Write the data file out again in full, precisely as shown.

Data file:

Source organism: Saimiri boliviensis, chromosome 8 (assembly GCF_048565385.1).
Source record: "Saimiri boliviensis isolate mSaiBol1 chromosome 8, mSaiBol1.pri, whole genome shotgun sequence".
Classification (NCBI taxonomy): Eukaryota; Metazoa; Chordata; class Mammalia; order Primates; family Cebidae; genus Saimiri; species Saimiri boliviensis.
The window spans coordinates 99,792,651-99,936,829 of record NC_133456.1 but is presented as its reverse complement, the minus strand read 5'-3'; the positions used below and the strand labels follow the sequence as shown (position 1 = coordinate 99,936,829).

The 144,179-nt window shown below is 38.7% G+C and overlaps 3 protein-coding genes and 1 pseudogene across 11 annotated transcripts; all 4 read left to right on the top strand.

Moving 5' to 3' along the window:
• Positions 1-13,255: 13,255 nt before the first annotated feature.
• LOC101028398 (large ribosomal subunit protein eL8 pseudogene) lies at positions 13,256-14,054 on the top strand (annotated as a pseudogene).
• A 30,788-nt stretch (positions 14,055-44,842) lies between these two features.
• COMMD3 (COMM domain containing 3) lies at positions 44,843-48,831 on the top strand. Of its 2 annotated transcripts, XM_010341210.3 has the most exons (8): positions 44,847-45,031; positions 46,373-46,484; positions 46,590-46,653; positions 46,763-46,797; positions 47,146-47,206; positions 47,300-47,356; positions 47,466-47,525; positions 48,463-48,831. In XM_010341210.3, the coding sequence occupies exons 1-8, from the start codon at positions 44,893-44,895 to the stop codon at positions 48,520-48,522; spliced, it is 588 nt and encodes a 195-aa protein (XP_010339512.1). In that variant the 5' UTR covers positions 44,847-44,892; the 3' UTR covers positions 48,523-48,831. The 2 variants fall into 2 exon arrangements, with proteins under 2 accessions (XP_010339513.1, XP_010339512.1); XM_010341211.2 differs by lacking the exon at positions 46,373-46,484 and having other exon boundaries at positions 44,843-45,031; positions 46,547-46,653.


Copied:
Source organism: Saimiri boliviensis, chromosome 8 (assembly GCF_048565385.1).
Source record: "Saimiri boliviensis isolate mSaiBol1 chromosome 8, mSaiBol1.pri, whole genome shotgun sequence".
Classification (NCBI taxonomy): Eukaryota; Metazoa; Chordata; class Mammalia; order Primates; family Cebidae; genus Saimiri; species Saimiri boliviensis.
The window spans coordinates 99,792,651-99,936,829 of record NC_133456.1 but is presented as its reverse complement, the minus strand read 5'-3'; the positions used below and the strand labels follow the sequence as shown (position 1 = coordinate 99,936,829).

The 144,179-nt window shown below is 38.7% G+C and overlaps 3 protein-coding genes and 1 pseudogene across 11 annotated transcripts; all 4 read left to right on the top strand.

Moving 5' to 3' along the window:
• Positions 1-13,255: 13,255 nt before the first annotated feature.
• LOC101028398 (large ribosomal subunit protein eL8 pseudogene) lies at positions 13,256-14,054 on the top strand (annotated as a pseudogene).
• A 30,788-nt stretch (positions 14,055-44,842) lies between these two features.
• COMMD3 (COMM domain containing 3) lies at positions 44,843-48,831 on the top strand. Of its 2 annotated transcripts, XM_010341210.3 has the most exons (8): positions 44,847-45,031; positions 46,373-46,484; positions 46,590-46,653; positions 46,763-46,797; positions 47,146-47,206; positions 47,300-47,356; positions 47,466-47,525; positions 48,463-48,831. In XM_010341210.3, the coding sequence occupies exons 1-8, from the start codon at positions 44,893-44,895 to the stop codon at positions 48,520-48,522; spliced, it is 588 nt and encodes a 195-aa protein (XP_010339512.1). In that variant the 5' UTR covers positions 44,847-44,892; the 3' UTR covers positions 48,523-48,831. The 2 variants fall into 2 exon arrangements, with proteins under 2 accessions (XP_010339513.1, XP_010339512.1); XM_010341211.2 differs by lacking the exon at positions 46,373-46,484 and having other exon boundaries at positions 44,843-45,031; positions 46,547-46,653.